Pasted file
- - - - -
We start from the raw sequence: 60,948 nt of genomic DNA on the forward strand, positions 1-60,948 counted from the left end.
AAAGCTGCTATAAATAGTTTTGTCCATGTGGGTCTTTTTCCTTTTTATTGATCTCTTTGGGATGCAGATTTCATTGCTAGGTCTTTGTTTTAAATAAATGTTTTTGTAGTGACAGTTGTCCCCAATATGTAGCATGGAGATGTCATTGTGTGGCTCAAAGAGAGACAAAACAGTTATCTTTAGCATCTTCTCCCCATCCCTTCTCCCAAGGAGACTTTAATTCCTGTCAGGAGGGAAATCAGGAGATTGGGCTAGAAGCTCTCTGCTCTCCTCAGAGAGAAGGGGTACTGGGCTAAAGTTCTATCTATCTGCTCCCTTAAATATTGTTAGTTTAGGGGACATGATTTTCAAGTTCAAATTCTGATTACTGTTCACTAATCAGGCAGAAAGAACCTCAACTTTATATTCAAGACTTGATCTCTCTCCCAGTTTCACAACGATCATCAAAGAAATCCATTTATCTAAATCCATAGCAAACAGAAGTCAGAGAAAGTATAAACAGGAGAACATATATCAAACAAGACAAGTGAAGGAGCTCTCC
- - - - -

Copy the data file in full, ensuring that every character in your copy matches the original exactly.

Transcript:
We start from the raw sequence: 60,948 nt of genomic DNA on the forward strand, positions 1-60,948 counted from the left end.
AAAGCTGCTATAAATAGTTTTGTCCATGTGGGTCTTTTTCCTTTTTATTGATCTCTTTGGGATGCAGATTTCATTGCTAGGTCTTTGTTTTAAATAAATGTTTTTGTAGTGACAGTTGTCCCCAATATGTAGCATGGAGATGTCATTGTGTGGCTCAAAGAGAGACAAAACAGTTATCTTTAGCATCTTCTCCCCATCCCTTCTCCCAAGGAGACTTTAATTCCTGTCAGGAGGGAAATCAGGAGATTGGGCTAGAAGCTCTCTGCTCTCCTCAGAGAGAAGGGGTACTGGGCTAAAGTTCTATCTATCTGCTCCCTTAAATATTGTTAGTTTAGGGGACATGATTTTCAAGTTCAAATTCTGATTACTGTTCACTAATCAGGCAGAAAGAACCTCAACTTTATATTCAAGACTTGATCTCTCTCCCAGTTTCACAACGATCATCAAAGAAATCCATTTATCTAAATCCATAGCAAACAGAAGTCAGAGAAAGTATAAACAGGAGAACATATATCAAACAAGACAAGTGAAGGAGCTCTCC